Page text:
There is some disagreement among theologians and philosophers as to whether or not there exists gratuitous evil in the world. Gratuitous evil is generally defined as evil that does not serve a greater good or purpose. Those who deny gratuitous evil, then, would claim each and every moral evil or works together to serve the greater good. Those who affirm gratuitous evil claim that while God is in control, he has necessarily limited himself by endowing creatures with free will, so that there really is individual evil that itself does not work toward some greater good. Romans seems to indicate that there really is not gratuitous evil in the world.
And we know that all things work together for good to them that love God, to them who are the called according to his purpose.
Let us first point out the things this verse is not saying. It is not saying that “all things are good.” This is not only counterintuitive and counter-experiential, but counter-biblical as well. There are things, actions, and events which are clearly bad and anti-God. Next, it is not saying that “all things work together for good to everyone.” Not every thing that happens is going to be good for those who will ultimately be lost forever in an eternal Hell. That itself should be obvious. So, this means that there may be some evil that happens to unbelievers that does not serve any sort of redeeming purpose at all as it relates to them specifically. “Aha!” one may say, “gratuitous evil does exist!”
Not so fast! We must cover what the text does in fact say. It says that all things work together for good to believers! It seems the text does indicate that every single event, good, evil, and morally neutral, works together for the ultimate good of believers. That sure sounds a bit like a greater good theodicy to me. Consider just one of the implications of this view of the text: there are actions and events that are totally evil in and of themselves but that nevertheless work together with other things to bring about an individual to believe and receive salvation! This, along with all other events, work together to form the set of all believers that would believe. Analytically, this goes right along with the idea that the world that God created was the world that had the optimal balance of those who are saved to lost and the highest number of those saved.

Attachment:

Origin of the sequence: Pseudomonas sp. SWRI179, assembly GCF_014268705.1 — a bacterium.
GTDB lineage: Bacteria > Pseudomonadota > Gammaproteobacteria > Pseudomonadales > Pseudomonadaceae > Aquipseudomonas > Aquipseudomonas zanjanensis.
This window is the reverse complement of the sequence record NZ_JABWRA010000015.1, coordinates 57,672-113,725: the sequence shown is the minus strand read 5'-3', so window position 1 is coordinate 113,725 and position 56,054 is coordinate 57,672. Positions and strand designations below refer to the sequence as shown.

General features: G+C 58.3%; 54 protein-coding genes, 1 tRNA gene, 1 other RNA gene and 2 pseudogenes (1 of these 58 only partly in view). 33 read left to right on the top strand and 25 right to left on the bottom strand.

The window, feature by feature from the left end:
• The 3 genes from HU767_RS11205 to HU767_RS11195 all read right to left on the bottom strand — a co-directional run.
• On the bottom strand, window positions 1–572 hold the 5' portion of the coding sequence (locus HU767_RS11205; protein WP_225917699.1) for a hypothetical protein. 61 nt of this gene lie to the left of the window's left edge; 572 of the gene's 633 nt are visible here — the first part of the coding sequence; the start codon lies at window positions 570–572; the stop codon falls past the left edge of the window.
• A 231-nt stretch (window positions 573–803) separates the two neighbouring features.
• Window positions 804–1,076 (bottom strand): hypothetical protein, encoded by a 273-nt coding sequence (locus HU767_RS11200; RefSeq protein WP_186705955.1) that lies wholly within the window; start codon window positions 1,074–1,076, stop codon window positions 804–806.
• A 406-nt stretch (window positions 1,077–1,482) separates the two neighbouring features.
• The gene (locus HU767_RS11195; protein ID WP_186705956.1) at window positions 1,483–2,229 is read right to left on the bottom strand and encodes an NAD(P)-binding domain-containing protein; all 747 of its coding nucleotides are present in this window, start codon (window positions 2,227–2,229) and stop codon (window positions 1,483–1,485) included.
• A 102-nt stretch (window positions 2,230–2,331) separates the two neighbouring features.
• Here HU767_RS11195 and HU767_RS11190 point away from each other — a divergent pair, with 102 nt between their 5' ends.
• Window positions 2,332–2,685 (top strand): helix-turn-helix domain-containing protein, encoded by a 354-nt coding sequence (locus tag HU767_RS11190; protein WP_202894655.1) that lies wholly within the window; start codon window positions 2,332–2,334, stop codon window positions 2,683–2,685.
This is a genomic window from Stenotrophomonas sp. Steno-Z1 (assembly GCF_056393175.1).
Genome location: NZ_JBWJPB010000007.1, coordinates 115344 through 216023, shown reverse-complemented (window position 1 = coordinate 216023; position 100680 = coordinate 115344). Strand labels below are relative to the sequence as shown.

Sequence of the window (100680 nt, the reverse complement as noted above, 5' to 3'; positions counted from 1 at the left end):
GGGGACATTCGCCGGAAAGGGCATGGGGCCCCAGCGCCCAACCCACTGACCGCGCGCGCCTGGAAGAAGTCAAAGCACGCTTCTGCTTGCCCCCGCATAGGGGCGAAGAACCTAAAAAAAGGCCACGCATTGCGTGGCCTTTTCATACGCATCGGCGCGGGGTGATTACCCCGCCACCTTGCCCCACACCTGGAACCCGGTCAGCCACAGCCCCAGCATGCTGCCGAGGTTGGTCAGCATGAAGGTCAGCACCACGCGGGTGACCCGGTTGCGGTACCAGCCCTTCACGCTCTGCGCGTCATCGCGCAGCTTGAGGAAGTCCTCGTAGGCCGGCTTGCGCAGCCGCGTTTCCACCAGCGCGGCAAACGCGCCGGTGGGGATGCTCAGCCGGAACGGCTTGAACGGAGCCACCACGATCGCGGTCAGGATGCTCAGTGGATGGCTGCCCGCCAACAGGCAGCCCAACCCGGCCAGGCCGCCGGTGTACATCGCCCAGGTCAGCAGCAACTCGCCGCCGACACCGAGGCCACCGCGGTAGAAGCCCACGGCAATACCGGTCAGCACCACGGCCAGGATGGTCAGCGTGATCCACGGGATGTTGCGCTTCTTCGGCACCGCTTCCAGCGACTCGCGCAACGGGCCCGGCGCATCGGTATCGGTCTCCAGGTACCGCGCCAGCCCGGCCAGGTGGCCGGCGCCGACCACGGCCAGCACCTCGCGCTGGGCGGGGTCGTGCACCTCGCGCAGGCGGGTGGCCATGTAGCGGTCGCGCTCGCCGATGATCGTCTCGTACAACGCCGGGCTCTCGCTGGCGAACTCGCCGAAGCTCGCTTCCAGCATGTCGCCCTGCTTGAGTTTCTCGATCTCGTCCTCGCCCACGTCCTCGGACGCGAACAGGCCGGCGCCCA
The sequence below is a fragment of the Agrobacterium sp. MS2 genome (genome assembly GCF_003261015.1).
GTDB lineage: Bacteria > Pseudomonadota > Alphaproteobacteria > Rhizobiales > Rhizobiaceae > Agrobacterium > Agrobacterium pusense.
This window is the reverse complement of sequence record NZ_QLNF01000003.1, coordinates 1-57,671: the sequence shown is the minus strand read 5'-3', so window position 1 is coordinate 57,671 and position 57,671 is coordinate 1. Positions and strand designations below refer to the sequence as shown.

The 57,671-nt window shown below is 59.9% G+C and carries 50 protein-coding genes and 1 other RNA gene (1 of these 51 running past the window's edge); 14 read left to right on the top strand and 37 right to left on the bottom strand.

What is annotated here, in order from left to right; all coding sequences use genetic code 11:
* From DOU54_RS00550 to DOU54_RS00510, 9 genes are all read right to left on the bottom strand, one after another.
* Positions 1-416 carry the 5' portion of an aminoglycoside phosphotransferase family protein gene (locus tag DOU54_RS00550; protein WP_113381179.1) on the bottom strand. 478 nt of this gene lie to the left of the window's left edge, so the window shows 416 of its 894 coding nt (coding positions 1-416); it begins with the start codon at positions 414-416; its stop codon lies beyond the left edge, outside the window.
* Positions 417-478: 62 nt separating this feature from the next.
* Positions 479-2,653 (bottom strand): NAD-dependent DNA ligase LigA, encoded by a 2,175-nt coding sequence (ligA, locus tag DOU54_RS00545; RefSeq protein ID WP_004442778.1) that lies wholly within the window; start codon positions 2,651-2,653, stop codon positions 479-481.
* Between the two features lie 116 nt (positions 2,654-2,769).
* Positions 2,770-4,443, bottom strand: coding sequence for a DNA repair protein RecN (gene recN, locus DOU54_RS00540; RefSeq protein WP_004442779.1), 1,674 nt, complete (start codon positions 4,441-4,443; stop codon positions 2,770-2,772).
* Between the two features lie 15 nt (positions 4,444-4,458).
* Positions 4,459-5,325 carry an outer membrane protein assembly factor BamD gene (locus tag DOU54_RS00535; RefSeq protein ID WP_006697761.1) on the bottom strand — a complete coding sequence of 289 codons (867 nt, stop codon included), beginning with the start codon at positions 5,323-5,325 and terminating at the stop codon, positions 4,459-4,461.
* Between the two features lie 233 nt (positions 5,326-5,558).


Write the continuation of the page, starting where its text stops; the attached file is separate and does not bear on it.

Some may object that this verse may be hyperbolic in nature. However, consider the context. Romans 8:18, 22-23 mentions:
For I reckon that the sufferings of this present time are not worthy to be compared with the glory which shall be revealed in us. For we know that the whole creation groaneth and travaileth in pain together until now. And not only they, but ourselves also, which have the firstfruits of the Spirit, even we ourselves groan within ourselves, waiting for the adoption, to wit, the redemption of our body.
This is not hyperbolic, but an encouraging promise of the apostle Paul to his Christian audience. See the idea in these preceding verses? All of creation groans and suffers; all of the believers share in that suffering. But there is ultimate glory, and all things really do work together for good. So is there gratuitous evil? I don’t think so. Even evil is used by God to serve a greater purpose.------------------------------------
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